# Thread: Conformal map and knots

1. ## Conformal map and knots

Hi there, this is my first post. I proposed my work on the CG Society but they didn't like it enough. So I'll try it here to see whether your community is more interested: I am a mathematician and as such produce images (like knotwork) and I can deform images in some special ways (conformal maps).

The method I setup in order to draw knots has already been noticed in this forum since I am the author of the website entrelacs.net. This methode can be used to produce tilings for example, but as well 3D objects as a knotwork drawn on a surface embedded in 3D.

The second method I am describing deals with deforming images. Mathematical functions from the plane to the plane can be used to deform images. Here, I am talking about functions of a certain kind which are called conformal, or holomorphic, or analytic (mathematicians love to give several names to the same thing depending on which side they are looking at it). What they are good for is to deform pictures in such a way that there is no shear: the angles are locally preserved, a small circle is going to be mapped to a small circle. I put up here a small applet where you can try it out: you have to acknowledge that a java application is on the web page, then look for the "Charger une image à déformer" button, meaning "Load a picture to deform", click on it, locate a (not too large) JPEG picture, give a function of z (try exp(z), z^2, 1/z, log(z) ...) and see what happen in the "final" frame, which is the result of the computation.

You can mix the two and get spirals or inversion of knots for example.

I would like to know whether some people are interested, and whether it is difficult to make a plugin out of this sort of applet in order to deform a texture mapping on a surface in 3D.

Thanks, Christian Mercat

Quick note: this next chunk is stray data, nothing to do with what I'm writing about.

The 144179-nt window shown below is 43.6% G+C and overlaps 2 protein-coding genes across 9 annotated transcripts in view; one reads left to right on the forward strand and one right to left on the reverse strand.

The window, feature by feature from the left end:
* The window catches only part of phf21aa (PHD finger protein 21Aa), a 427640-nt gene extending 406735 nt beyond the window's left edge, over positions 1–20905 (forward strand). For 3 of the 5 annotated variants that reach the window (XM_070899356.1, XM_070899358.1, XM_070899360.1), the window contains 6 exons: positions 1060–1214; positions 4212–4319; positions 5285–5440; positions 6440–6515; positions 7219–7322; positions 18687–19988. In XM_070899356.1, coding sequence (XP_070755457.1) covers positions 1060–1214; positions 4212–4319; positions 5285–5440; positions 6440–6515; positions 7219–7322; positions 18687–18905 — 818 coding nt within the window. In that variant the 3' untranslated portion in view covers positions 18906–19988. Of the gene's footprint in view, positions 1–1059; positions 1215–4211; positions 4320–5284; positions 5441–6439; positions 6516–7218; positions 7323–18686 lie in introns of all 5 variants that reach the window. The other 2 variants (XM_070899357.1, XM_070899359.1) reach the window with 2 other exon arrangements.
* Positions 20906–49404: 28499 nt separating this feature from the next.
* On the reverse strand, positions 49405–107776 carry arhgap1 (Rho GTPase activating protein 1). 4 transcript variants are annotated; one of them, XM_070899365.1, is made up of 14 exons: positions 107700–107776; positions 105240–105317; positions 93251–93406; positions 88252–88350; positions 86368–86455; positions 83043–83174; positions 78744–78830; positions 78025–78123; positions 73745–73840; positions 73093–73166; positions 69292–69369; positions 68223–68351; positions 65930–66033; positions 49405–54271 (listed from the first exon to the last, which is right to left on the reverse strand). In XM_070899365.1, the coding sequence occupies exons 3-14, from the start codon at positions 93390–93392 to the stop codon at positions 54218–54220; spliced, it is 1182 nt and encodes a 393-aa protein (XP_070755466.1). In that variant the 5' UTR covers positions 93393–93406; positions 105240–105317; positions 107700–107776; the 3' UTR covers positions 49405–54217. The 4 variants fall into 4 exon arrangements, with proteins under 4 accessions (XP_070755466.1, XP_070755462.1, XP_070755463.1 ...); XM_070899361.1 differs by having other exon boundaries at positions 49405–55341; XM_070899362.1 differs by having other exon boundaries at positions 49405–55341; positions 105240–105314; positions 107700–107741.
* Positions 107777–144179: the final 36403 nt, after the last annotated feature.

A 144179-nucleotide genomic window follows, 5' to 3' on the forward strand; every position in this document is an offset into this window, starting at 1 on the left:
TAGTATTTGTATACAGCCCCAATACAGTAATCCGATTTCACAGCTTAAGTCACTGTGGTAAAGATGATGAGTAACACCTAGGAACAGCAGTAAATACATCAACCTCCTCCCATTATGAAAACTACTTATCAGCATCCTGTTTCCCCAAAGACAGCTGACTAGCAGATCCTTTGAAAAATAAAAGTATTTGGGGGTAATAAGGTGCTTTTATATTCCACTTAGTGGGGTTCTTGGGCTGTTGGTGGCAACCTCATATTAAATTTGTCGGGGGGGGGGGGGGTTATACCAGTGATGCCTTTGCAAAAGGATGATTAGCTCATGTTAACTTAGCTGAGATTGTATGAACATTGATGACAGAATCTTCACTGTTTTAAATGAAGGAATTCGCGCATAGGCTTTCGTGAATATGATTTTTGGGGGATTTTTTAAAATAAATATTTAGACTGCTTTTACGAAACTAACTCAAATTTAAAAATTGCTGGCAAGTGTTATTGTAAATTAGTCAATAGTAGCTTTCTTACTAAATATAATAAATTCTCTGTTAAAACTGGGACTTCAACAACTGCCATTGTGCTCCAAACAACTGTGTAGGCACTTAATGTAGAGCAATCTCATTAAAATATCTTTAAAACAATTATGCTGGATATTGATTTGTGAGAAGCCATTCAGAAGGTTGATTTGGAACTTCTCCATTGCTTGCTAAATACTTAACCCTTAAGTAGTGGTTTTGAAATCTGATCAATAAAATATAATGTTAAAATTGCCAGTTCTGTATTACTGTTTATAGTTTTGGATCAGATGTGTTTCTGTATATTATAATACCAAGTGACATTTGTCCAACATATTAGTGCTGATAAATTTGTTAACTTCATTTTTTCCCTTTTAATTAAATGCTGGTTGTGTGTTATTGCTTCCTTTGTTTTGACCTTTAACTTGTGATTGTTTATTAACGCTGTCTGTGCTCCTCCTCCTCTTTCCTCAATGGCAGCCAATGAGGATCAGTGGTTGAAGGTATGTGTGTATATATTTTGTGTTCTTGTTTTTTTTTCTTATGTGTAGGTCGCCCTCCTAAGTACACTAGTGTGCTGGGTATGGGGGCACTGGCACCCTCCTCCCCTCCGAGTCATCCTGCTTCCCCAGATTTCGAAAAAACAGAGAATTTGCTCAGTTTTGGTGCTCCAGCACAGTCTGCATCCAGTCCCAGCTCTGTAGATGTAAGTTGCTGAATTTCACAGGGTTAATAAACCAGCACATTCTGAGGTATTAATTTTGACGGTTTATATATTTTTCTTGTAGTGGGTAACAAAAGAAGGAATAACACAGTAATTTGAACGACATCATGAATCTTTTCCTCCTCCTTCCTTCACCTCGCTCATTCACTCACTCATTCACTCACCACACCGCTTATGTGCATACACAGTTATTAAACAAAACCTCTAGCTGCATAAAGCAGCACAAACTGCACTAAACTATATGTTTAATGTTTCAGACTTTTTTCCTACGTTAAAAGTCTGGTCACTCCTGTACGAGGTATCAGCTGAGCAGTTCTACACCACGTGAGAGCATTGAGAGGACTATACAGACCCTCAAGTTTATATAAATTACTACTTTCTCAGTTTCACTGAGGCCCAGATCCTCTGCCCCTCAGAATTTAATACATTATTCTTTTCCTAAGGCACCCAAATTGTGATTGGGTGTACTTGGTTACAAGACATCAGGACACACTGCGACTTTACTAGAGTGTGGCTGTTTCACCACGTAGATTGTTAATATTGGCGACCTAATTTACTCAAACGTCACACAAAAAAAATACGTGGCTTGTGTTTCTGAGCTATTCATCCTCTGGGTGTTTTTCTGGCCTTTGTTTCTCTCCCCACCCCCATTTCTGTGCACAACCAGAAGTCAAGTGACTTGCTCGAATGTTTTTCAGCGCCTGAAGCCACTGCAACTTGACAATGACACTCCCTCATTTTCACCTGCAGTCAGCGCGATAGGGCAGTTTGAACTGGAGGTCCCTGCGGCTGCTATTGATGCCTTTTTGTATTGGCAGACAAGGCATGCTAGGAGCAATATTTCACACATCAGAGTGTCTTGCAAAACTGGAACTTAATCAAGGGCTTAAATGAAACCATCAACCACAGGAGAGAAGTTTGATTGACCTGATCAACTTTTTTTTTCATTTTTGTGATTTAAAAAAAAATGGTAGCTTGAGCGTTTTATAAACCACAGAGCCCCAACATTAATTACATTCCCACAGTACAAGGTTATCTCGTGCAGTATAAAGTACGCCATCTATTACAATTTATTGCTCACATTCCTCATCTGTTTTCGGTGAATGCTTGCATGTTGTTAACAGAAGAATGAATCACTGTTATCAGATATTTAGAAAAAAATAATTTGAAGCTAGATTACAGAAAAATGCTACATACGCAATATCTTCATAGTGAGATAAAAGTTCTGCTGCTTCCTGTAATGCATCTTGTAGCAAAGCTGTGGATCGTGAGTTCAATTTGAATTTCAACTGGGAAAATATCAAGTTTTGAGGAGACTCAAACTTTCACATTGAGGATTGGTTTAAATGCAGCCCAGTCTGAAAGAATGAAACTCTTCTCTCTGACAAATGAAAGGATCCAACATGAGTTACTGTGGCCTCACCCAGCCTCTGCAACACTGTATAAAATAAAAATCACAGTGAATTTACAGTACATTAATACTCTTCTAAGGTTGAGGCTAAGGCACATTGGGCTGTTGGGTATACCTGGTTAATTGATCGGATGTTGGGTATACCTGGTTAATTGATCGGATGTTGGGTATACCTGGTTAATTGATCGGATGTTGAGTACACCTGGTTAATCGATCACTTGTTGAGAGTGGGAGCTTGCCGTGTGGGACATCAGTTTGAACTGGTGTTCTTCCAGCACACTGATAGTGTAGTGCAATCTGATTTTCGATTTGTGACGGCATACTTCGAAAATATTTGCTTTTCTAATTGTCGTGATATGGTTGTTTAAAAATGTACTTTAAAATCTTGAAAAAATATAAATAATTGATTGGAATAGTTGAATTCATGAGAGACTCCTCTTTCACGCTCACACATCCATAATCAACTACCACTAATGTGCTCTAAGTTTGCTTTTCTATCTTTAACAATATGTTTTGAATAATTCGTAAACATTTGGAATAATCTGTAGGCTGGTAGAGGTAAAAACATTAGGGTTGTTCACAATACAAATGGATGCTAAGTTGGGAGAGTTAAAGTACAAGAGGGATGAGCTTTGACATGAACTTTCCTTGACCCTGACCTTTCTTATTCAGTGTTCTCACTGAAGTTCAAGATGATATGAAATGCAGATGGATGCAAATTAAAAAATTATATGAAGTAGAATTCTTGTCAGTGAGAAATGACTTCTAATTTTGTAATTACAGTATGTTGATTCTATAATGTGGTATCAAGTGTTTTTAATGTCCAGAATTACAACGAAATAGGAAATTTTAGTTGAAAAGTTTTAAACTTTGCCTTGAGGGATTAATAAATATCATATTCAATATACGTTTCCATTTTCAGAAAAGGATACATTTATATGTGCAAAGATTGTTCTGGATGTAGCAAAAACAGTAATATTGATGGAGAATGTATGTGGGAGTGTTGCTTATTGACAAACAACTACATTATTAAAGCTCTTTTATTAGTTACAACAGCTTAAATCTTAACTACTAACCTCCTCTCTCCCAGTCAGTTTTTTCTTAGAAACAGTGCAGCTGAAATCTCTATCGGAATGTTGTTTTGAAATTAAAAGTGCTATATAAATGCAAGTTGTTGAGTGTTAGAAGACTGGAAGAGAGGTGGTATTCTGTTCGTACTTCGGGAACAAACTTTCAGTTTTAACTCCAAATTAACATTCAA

2. Hi and welcome. nice images you have produced, there have been many posts that are similar to your in the past.
I have found another piece of software that appears to be centered around similar lines as your designs here's the link you can get really awesome images very simply and the program doesn't break the bank.

http://www.groboto.com/

Hope this helps a little but I know that there are lots more people here who have experimented with knots and patern work.

3. Most of what you said didn't register. Can you describe describe the algorithm in some more detail, and in words that you don't need to be a math major to understand?

4. Nice, cool stuff. There are quite a few people here 'messing' with geometry.
And plugs and new ways to generate interesting geometry are always welcome.
Check out the knot link in my sig. That's a sample of what people do here.
Cheers and welcome
Lemo

5. ## Hehe!

Bien le bonjour!

I have given your site's link some many times in this ZB forum!
I am facinated for all these curious entrelacs
Les descentes en abîmes sont vertigineuses

Maybe this site can interest you by his design and subject

Explore this site, it's not exactly entrelacs but facinating too!
Mukarnas

A frenchy mathematician , that's very cool
And for 3D maybe this forum can interest you

The prog Knotsbag of your friend is a pure true gem!
Knotsbag

Just tested your java function Some astonished! Click the second images
Pig original image by Pride

6. ## Deforming pictures with functions

Alright Bill, a conformal map is just a function, which sends a point in the plane to another location, just like a regular map streched on your table kitchen does: it allocates to a point on your table, a point in Nevada or in Montpellier, whether your kitchen is in California or in Paris, it tells you how to deform your table to a great landscape.